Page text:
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Kansas City Police Settle Excessive Force Case, Another Surfaces


A lawsuit accusing three Kansas City, Missouri, police officers of excessive force against a Mexican-American man has been settled for $300,000 in a case that sent one of the officers to jail.

Unlike the many national cases of excessive force by police caught on cell phone video, this case turned on a 19-minute video pulled directly from the dashboard camera of a police cruiser.

The video showed three officers on May 2, 2014, arresting Manuel Palacio, who was being sought for allegedly stealing an ATM card at a shop on Independence Ave. It begins with a surprised Palacio being rammed with the police cruiser and knocked to the ground.

Officers jumped from their cruiser, weapons drawn and pointed at Palacio. He was punched in the ribs, kicked, spit on and threatened with “going to the hospital.” The commands are laced with expletives and one of the officers used a racial epithet generally reserved for African Americans. The video shows officers finding the ATM card on Palacio.

The city settled with Palacio this fall, said his attorney, Tom Porto. But the investigation also showed an incident involving the same officers responding in a similar manner earlier that day, a case recently profiled in The Pitch, which Porto settled for $75,000.

Porto on Thursday called for an investigation by the U.S. Justice Department.

“This is not an isolated incident,” Porto said. “It looks systematic.”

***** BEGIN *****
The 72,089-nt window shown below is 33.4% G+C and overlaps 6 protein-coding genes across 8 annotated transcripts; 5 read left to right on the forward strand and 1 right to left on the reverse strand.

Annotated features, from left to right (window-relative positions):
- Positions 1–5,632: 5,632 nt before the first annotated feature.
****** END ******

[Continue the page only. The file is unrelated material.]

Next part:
Named in the lawsuit were Shannon Hansen, Jacob Harris and Sgt. Todd Hall.

In May, Hansen pleaded guilty to a misdemeanor and spent a month in “shock time,” a boot camp-like jail, in Polk County. Hall is no longer with the department and Harris is currently in an administrative position, said Sgt. Kari Thompson, a police spokeswoman.

Peggy Lowe is investigations editor at KCUR and Harvest Public Media. You can find her on Twitter at @peggyllowe.

I’m a veteran investigative reporter who came up through newspapers and moved to public media. I want to give people a better understanding of the criminal justice system by focusing on its deeper issues, like institutional racism, the poverty-to-prison pipeline and police accountability. Today this beat is much different from how reporters worked it in the past. I’m telling stories about people who are building significant civil rights movements and redefining public safety. Email me at lowep@kcur.org.
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